Jeff Sonnefield says
The variety is Musa Basjoo. They are winter hardy down to 20 below zero with proper mulch and can potentially survive down to 0 degrees without mulch (I always mulch mine).
Thanks Jeff! I’ve already googled it and found all the info that seems to relate to these trees. I continue to have great results in growing and propagating them.
Hi Jason thanks for all the info. I have two of the Musa Basjoo trees I planted as tiny sprouts this past spring. My husband and I love them and don’t want to lose them. I didn’t see or read if you wait until after the first frost to cut them down for winterizing? Or should I follow the directions now? I’m in Newburgh just east of Evansville.
Hi Nancy, I winterized my trees after two frosts this year. They do fine. When I cut them down, the leaves were almost black from the frost. Cut, cover and they’ll still some up in the spring.
Hi, I planted 2 last summer, I’m in toledo , when should I start seeing it resprout? Just wondering if theynsurvived the winter
Hi Trisha, my trees are usually pushing off the coverings in the spring. I took everything off last week here in SE Indiana.
I live in Southeastern Indiana and I have been thinking about growing a banana tree. There has been alot of good info on here about Bananna trees thanks for the info now just have to figure out where to buy. again thanks for the info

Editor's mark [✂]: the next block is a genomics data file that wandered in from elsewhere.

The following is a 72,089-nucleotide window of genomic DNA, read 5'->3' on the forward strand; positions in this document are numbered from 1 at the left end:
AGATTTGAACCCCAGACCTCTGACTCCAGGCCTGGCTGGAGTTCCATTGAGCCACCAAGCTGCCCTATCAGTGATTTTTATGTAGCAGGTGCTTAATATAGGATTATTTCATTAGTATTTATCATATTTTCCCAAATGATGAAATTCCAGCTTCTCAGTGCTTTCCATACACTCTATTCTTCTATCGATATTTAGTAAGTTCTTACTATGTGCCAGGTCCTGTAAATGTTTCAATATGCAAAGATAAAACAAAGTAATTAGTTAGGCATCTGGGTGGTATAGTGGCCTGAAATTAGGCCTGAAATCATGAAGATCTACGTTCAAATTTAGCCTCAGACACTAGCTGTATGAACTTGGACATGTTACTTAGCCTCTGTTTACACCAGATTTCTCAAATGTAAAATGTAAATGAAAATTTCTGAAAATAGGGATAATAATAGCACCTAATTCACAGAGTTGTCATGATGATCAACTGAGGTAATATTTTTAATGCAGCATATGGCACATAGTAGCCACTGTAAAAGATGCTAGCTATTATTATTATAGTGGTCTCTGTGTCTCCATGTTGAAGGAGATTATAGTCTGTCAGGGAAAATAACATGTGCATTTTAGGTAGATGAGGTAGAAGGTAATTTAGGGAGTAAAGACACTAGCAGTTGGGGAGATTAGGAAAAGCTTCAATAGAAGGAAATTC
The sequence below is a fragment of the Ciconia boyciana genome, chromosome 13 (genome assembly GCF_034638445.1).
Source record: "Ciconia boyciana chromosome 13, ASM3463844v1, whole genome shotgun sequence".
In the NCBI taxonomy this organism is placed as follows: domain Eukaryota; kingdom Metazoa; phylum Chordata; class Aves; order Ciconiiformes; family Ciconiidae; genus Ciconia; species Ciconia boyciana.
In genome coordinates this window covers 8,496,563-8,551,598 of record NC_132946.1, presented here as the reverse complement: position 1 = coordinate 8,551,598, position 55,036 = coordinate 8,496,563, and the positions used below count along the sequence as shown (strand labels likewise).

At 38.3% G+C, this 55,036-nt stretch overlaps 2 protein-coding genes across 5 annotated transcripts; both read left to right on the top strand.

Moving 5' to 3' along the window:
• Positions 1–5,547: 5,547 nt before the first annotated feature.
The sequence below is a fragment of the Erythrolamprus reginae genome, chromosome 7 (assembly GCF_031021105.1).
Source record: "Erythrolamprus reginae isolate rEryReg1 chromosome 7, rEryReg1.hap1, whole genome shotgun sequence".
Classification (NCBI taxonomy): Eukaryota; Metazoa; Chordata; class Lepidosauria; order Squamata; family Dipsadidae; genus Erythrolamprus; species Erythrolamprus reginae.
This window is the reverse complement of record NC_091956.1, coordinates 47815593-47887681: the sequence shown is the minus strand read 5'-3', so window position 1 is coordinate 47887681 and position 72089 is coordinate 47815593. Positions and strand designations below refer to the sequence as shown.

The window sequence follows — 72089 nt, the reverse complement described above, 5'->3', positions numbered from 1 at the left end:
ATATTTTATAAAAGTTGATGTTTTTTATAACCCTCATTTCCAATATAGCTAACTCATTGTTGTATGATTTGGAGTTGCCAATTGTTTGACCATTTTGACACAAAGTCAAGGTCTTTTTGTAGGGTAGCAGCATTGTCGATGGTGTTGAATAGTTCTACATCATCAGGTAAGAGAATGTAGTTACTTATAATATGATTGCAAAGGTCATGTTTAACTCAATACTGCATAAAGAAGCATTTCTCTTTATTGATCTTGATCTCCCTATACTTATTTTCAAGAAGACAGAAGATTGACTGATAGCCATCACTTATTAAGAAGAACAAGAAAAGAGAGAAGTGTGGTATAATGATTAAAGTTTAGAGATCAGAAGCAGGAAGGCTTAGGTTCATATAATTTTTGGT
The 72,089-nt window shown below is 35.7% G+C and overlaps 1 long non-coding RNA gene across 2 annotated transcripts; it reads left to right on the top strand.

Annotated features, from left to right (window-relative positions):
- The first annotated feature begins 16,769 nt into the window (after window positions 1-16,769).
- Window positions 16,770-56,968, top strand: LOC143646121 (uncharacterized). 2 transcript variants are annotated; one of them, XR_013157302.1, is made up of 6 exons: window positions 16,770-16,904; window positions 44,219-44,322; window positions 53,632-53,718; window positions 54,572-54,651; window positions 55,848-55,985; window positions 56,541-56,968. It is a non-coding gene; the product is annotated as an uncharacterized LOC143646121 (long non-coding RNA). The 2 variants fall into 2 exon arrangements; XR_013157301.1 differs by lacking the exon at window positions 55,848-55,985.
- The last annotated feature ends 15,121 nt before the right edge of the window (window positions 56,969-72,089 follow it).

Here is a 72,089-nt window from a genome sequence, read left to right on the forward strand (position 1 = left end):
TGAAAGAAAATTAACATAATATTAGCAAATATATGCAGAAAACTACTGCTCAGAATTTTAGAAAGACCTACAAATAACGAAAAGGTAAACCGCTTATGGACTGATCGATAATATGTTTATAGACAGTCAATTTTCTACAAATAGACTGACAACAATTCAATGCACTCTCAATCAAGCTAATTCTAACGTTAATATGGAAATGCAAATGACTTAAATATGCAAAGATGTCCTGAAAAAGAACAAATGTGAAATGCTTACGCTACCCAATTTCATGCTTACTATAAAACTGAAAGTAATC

Marcia A. Mulcahy says
Hi Jason, So glad to find your blog-I was given a banana tree about 3 years ago from lady in Illinois where I visited from Missouri to purchase elephant ears-she gave me the banana tree. I’ve been successful as it comes up each year-I do cut down, to 12″ or so above ground, load with mulch even throw on blanket if I think it needs it-ha! From this one tree- I have transplanted three more lovely banana trees to another garden of mine. I have no idea if this is hardy or not but I’ve taken care to hover over all each year. After I saw your pictures I realized I didn’t have to transplant the additional trees it made each year to another area. Oh well, other than sharing with friends from now on I’ll let them multiply where they are. They are little devils to separate and replant for older persons. They have lots of room, light and water. I adore the elegrance and grace of the beautiful leaves and structure of the plant. I”m in Missouri right on the Mississippi river. Thank you so much for your input.
Cindy Simons says
Hi Jason I’m in se Indiana and wondering if I can get a start off yours this fall and have a variety someone gave me I put in the ground this spring with some red color in leaves I don’t know if it’s hardy and will have to decide if I’m going to leave in ground and mulch Would love to have a start on yours so let me know
It does seem like you have the hardy ones… they have had a tinge of red when young. I’m always happy to share, but I have this falls ones claimed already.
I see the most recent post is from last fall. I’m south of terra haute and love the thought of planting a banana tree. I just bought my forever property with oodles of room for planting both native and unique sections.
Please let me know if you will be doing again this fall.